Sprint to Slice 800 Customer Service Jobs
Replying to: the fewer resulting calls to its customer service representatives. by Haggard
1. Illiterate Americans type very differently from illiterate foreigners. I read a plenty of support tickets from a large number of different people and I always knew what kind of person was responsible for the notes I was reading. It even got to the point that I could read part of a ticket and know whose it was without ever checking the agent's name. There are elements of written language that are just as distinct as an accent in a spoken language. The person in the thread who thought otherwise has obviously spent very little time reading tickets in a call center.
2. Support from India is worse than support from other foreigners. IBM was one of the printer vendors we used. There was a time when I would call into IBM and they had a group dedicated to servicing printers for my company. So, we always talked to the same three or four Canadians. They had their different personalities and some were more of a stickler than others, but we always knew what to expect and how to resolve the issue. But eventually IBM outsourced that group to India. I think that was also a group of three or four people too, but it was hard to tell because they picked a different American name every time we called. But you could tell some of them were the same person because the voice was the same, they asked the same peculiar questions, and consistently got hung up on the same issues. Needless to say it became next to impossible to resolve a printer issue with IBM. Issues that normally took 15 min turned into hours or even days over multiple phone calls. We just didn't have these problems with Canadians.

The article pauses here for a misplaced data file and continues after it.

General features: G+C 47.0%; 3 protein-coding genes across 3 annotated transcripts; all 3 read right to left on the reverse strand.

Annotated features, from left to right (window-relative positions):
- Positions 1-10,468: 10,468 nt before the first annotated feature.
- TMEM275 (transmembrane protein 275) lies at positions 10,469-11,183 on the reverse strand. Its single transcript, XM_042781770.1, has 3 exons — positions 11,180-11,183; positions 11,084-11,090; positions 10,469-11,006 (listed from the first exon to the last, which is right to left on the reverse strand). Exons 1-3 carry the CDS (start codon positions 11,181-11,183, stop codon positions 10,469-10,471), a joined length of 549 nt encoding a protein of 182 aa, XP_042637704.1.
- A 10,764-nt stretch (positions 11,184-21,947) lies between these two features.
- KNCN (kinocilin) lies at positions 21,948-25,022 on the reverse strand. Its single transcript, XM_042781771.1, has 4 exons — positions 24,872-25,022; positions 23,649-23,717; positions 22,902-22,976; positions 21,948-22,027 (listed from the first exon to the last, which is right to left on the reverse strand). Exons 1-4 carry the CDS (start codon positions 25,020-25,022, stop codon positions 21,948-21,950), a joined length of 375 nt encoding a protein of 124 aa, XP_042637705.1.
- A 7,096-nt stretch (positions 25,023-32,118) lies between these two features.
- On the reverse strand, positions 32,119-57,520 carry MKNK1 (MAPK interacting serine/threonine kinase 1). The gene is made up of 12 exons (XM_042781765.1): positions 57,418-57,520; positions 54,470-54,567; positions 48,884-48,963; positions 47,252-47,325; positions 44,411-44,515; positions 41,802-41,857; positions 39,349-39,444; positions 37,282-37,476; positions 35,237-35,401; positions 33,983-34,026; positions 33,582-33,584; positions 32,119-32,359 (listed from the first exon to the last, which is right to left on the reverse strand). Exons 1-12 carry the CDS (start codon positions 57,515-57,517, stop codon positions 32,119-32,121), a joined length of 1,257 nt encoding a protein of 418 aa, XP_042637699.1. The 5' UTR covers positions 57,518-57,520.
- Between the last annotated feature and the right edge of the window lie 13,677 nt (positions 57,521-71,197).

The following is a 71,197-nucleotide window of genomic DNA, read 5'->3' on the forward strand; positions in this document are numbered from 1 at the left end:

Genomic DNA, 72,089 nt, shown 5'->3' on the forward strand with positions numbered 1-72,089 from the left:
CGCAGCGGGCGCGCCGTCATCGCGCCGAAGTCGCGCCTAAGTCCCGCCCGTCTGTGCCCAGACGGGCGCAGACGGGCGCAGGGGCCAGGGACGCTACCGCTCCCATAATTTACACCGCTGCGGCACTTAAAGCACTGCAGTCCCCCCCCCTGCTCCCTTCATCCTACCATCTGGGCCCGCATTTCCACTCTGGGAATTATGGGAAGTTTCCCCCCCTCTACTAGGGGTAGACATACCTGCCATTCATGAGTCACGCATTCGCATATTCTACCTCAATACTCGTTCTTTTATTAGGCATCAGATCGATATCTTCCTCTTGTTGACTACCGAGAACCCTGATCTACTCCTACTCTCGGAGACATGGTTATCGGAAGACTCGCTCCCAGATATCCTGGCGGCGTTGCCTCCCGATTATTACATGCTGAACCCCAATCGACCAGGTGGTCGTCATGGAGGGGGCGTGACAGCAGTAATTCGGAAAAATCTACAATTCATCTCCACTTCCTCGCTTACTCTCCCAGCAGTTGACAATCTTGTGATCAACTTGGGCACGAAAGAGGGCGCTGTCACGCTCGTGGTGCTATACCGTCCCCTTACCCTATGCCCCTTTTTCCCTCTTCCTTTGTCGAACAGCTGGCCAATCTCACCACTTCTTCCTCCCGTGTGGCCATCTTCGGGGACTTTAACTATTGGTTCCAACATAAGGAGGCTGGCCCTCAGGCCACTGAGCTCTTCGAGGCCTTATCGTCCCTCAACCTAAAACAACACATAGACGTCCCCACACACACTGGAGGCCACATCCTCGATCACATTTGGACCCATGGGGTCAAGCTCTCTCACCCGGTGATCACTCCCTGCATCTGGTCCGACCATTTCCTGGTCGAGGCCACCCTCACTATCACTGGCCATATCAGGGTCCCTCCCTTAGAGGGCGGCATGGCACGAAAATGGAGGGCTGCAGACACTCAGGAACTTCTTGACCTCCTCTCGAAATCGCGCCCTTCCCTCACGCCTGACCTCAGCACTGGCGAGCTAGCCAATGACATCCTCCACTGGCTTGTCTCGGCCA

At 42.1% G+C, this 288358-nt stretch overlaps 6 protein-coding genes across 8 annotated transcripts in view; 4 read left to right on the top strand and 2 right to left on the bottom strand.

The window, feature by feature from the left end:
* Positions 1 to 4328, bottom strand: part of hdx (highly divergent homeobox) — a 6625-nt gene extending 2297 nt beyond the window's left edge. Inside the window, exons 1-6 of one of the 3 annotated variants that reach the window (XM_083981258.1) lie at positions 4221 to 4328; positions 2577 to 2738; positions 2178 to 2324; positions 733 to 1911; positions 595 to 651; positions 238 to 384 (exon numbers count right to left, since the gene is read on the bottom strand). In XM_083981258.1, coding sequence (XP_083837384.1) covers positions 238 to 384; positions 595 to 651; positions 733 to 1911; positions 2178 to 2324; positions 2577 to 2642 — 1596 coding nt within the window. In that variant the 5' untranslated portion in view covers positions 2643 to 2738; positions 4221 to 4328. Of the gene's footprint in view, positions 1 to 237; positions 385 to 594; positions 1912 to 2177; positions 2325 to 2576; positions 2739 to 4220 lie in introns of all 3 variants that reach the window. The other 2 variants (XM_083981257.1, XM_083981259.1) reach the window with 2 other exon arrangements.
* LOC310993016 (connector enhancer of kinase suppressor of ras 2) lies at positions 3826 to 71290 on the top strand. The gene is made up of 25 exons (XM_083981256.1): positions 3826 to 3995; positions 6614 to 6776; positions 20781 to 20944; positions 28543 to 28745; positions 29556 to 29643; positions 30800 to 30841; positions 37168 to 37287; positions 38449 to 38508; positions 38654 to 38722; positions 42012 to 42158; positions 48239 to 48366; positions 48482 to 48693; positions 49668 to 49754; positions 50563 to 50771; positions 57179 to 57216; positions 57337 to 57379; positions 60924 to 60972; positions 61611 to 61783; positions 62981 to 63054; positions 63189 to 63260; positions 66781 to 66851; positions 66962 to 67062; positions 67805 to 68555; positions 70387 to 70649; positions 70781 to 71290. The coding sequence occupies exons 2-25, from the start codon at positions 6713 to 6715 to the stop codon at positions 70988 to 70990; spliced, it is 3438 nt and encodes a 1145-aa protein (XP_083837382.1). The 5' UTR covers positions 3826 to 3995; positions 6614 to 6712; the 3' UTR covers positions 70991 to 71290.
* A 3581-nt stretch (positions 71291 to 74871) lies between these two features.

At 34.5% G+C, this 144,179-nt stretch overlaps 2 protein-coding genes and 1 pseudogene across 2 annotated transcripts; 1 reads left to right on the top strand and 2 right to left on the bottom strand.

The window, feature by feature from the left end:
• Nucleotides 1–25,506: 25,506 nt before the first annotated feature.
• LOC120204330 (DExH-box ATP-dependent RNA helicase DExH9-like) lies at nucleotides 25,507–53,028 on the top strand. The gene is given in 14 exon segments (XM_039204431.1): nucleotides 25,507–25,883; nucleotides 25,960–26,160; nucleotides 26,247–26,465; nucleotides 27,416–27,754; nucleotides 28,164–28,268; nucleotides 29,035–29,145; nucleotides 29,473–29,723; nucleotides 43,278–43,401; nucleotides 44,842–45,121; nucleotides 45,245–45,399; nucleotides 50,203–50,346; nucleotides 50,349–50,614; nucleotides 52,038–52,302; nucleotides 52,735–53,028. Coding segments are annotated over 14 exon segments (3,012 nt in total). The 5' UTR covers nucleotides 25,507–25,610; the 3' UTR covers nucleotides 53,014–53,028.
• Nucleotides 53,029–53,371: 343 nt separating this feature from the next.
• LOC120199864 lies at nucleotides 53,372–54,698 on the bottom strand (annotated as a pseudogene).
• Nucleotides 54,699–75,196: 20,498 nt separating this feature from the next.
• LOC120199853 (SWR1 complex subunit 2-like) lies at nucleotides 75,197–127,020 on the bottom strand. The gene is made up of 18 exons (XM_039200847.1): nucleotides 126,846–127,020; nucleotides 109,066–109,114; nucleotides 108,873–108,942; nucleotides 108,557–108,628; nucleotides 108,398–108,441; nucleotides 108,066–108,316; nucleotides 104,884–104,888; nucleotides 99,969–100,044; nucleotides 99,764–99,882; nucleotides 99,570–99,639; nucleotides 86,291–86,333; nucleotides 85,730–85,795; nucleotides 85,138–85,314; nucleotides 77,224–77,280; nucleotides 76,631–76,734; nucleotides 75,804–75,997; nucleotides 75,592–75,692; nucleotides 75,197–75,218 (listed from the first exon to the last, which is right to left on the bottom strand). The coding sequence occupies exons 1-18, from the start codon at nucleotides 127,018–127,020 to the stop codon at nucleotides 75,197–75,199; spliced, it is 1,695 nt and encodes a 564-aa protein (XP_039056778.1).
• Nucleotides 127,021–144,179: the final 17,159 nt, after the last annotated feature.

3.Good support from India is worse than bad support from America. I honestly don't know how some of my coworkers kept their jobs over the three years I was there. Some of them just told customers some of the most patently stupid stuff I've ever heard, and were even dumb enough to document that stupidity in their tickets. I don't know how many hot button issues were exacerbated by utter incompetence and turned into embarrassing disasters for my department. But even working in the middle of what seemed like an ocean of morons at times, my department managed to keep our customers daily operations humming along. If a customer's server had been down for two days it was a top priority. A server was never down for more than four days unless a natural disaster had hit the entire area and it was utterly out of our control. Typically a server wasn't down more than a day. Once it got outsourced to India, average down time for a server was three weeks. I think that statistic speaks for itself.
4. From a financial perspective, chat makes much more sense. Whenever I took calls, it was hard to balance more than three issues at once, and I usually didn't work more than two unless there were going to be very long pauses on the first two calls. But when I worked chat, it was much easier to balance 5 or 6 at a time. I can honestly say the level of service I gave in chat was much less, but from a departmental perspective it was much more productive, resolving more issues in the same period of time. In fact, during peak call times we would have upwards of 50 techs manning the phones, but we never needed more than three to cover chats. Granted, we didn't get the same volume of chat tickets either. But it was very clear that if we hadn't been shipped off to India first, much of what we were doing was going to be replaced by chat as the company pushed harder for customers to use that avenue and made it increasingly more visible.
From my own call center experience, outsourcing to India is always a bad idea. It will eventually cost companies that do it, just ask Dell. Replacing phone support with chat support is not the same level of service, but it can save a company a lot of money and isn't as bad as outsourcing to India. Outsourcing chat support to India is just plain stupid, and can never be a win.
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